“Gove Story”: The final outing for London’s comedy mayor Boris Johnson

A screenshot from the penultimate episode of "Boris Johnson". Image: Getty.

Back in May, we revealed Boris Johnson’s previously untold origin story. The former London mayor was – this is properly, definitely true, honestly* – really the creation of a pair of British comedy writers, Brienna and Barney Cheatem, and the former Saturday Night Live performer Alex Pfeiffer.

Now, the story concludes...

No one can deny that the two-part series finale of Boris Johnson, the punningly entitled “Gove Story”, was both dramatically satisfying and very funny. In a storyline with more twists than the annotated lyrics of Chubby Checker, viewers were treated to the sight of Boris’ ultimate downfall, brought down by his own sub-Machiavellian machinations.

The story saw the eponymous fictional former mayor of London Boris Johnson (Alex Pfeiffer) deciding to lead the “Leave” campaign in the EU referendum, agreeing to fight for a cause he didn’t believe in and which he didn’t believe could win. His confident expectation was that its disappointed acolytes would make him Prime Minister in the aftermath.

The only problem was that – in a twist straight out of The Producers – the campaign won. The victory left his plans in tatters.


Boris always knew that the “Brexit” campaign would unleash an unprecedented economic, political, diplomatic and constitutional crisis for no reason whatsoever. But his involvement was the culmination of the darkening of the character the Cheatems had begun as long ago as 2009.

“Boris declaring for ‘Leave’ is what we call an ‘Angel kills Jenny’ moment,” comments series writer and Boris co-creator Brienna Cheatem, referring to an iconic scene from Buffy The Vampire Slayer. “Before that, the evil version of Angel is such an entertaining bastard that you enjoy watching him be evil. After that, he’s gone too far, and you want him to be destroyed before he literally drags the entire planet to hell.”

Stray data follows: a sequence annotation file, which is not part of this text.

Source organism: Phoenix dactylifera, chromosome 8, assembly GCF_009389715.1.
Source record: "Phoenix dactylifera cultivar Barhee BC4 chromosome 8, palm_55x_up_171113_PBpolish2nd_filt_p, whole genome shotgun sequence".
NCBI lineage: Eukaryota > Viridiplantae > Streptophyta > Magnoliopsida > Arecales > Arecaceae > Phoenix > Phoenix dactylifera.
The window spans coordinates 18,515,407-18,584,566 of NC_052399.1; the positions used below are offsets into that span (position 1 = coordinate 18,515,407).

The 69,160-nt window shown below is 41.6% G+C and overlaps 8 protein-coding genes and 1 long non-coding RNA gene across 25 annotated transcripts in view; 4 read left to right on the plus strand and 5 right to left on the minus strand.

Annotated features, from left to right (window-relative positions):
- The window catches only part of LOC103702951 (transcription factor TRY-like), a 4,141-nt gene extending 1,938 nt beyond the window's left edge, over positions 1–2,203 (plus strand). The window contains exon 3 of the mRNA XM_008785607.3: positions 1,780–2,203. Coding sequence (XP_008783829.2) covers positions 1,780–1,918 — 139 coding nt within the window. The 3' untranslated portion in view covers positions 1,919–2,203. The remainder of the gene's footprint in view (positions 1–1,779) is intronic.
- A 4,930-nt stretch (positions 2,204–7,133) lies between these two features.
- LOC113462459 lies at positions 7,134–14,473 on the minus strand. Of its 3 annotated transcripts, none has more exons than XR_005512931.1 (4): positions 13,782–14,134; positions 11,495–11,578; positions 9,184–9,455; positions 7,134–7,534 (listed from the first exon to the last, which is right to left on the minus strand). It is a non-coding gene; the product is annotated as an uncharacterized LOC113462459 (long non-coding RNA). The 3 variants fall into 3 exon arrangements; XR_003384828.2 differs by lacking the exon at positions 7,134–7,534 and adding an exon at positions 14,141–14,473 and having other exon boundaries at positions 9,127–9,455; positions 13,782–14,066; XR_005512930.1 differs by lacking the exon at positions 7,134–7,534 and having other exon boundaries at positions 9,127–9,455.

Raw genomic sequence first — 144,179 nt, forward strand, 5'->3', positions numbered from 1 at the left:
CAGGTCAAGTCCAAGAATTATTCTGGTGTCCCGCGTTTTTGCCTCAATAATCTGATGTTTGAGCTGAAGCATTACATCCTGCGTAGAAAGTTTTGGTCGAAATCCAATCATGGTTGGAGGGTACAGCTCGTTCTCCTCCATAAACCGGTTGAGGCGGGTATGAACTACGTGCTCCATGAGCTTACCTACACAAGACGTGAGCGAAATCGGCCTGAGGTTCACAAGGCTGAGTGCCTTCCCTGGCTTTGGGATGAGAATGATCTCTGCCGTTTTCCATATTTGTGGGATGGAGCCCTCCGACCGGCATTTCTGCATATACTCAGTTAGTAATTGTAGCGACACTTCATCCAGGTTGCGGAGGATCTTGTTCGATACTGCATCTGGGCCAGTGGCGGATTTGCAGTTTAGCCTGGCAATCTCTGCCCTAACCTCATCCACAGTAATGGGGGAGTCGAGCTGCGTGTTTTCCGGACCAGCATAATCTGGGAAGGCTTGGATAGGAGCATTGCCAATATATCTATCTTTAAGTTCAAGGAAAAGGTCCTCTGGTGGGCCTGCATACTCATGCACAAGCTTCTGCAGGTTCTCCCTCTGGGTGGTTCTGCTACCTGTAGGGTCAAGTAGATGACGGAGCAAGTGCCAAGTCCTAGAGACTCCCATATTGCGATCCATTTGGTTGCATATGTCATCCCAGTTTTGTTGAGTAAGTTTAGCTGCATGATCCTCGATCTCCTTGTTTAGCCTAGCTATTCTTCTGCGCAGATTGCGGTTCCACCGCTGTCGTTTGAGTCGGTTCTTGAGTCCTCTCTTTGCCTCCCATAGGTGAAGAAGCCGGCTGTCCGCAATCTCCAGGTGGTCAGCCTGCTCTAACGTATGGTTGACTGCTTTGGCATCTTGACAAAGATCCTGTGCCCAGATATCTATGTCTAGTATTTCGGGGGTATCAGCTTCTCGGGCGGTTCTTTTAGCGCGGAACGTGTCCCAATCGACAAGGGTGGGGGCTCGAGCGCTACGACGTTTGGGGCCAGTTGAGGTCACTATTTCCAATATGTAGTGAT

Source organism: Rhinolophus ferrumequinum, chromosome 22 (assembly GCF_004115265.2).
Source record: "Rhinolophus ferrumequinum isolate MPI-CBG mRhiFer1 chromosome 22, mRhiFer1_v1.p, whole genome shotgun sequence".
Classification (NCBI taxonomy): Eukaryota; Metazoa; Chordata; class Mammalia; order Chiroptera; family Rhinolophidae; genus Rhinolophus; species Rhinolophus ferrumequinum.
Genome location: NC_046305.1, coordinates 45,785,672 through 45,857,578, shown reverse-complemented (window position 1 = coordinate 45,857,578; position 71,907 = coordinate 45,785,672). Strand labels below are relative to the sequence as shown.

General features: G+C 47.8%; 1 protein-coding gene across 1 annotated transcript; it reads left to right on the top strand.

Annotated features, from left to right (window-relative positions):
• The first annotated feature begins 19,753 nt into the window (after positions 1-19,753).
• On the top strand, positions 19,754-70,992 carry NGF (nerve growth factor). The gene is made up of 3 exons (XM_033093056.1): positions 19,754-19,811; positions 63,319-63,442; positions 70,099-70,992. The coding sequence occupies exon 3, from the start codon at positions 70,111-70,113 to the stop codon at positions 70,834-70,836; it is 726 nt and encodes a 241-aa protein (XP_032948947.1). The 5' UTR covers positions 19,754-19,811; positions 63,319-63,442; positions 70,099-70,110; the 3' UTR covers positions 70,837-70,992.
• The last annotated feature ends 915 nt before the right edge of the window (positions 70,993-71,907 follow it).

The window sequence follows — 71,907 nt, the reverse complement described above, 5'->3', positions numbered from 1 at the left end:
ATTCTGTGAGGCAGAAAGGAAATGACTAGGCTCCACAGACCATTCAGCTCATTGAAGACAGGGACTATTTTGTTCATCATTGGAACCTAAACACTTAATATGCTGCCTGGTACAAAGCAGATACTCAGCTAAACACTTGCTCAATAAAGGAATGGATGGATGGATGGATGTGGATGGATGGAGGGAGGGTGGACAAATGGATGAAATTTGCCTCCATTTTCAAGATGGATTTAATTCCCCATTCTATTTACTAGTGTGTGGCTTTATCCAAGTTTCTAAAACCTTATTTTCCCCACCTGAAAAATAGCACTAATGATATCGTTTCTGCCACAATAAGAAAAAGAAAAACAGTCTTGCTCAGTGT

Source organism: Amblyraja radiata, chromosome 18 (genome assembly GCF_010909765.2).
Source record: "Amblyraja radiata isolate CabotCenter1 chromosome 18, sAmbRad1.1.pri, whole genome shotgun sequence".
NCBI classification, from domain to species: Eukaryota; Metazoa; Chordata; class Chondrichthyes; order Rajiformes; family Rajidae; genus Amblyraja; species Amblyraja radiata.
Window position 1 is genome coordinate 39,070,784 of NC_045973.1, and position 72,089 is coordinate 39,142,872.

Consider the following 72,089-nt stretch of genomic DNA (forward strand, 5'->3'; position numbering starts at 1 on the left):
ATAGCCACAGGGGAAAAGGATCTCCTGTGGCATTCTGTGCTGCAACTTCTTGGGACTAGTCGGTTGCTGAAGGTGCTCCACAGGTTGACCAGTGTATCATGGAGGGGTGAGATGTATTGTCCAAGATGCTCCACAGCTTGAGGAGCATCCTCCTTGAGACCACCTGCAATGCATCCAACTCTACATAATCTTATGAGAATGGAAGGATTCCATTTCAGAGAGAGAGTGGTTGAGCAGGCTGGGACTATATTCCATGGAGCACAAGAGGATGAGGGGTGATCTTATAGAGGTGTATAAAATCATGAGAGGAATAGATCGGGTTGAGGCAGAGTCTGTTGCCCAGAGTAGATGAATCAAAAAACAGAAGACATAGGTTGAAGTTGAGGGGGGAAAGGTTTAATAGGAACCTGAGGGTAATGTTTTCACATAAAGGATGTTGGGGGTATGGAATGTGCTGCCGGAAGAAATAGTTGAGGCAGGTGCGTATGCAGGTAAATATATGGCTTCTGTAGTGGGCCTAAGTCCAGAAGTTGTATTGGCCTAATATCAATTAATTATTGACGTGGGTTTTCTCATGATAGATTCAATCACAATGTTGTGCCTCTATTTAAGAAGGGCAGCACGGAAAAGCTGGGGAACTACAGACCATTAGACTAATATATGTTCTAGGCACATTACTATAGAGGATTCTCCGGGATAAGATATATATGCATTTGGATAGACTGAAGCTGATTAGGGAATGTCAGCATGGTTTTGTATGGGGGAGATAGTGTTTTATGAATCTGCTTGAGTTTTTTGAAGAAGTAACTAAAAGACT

“Boris had to be shown that you can’t game politics – that it’s too important for that,” says Brienna’s writing partner and husband Barney. “There had to be some kind of reckoning.”

Originally, the referendum result was to be the final scene of the series. But quite late on, the Cheatems decided to move that scene back an episode, and have the series final concentrate on the fallout from that moment. As with the original creation of Boris in 1999, the inspiration came from an actor.

“Iwan (Rheon) who played Michael Gove is just brilliant,” says Brienna, “He was a fan of the show, and he had some time between series of Game of Thrones, so came to us about a part.” Gove was originally intended as a background character. But Iwan’s performance was so complex – that bizarre, chewing side-clap was just perfect – that the writers found themselves giving him more and more to do.

“Like Boris, Gove started off as a joke,” says Barney. “This guy who says ridiculous things, but somehow everyone treats him like he’s Bertrand Russell.” Barney had a lot of fun writing some of Gove’s old newspaper columns, often quoted in the show. “The one where he compares the Good Friday Agreement to Chamberlain at Munich was probably the most effective demonstration of the pseudo-intellectual grandstanding we wanted him to be characterised by.”

The writers drew much of their inspiration for the character from another fictional ‘intellectual’. Brienna points to “that bit in Adrian Mole where he joins the gang that bullied him the previous year, so they’ll move onto someone else”. As with Mole, though, the joke was that Gove wasn’t an intellectual heavyweight at all. “He has a 2:1 in English, which is pretty much the dictionary definition of intellectual mediocrity. But he’s capable of abstraction, so the other characters think he’s clever.”

Hubris, meet nemesis

So it was that Gove became Boris’ Nemesis: the joke politician was brought down by another, bigger joke. Gove, having announced that he’d be Boris’ campaign manager for the leadership contest that followed the referendum, launched his own bid without informing his former boss. Boris’ support evaporated instantly.

In a final irony, though, the ostensibly intellectual Gove had no more plan as to how to actually execute Brexit than anybody else – and so it soon became clear he probably wouldn’t win either. Boris Johnson ends before the leadership election is concluded. But the final montage shows sterling in free fall, and Boris’ banker friends telling him they were planning a move to Frankfurt. The final act of London’s comedy mayor was to destroy the rich man’s playground he’d done so much to create.

The Cheatems are now working on a new project. Corbynets is a BBC Three online spin off of BBC Alba’s Cybernats, a dark comedy about how appallingly a movement’s true faithful can behave with online anonymity as their ally. The writers say they haven’t much time to think about what the characters from Boris Johnson would be up to these days. “But the proposed spin off with Boris as the first President of an Independent London is right out,” says Brienna. “That’s too ridiculous even for us.”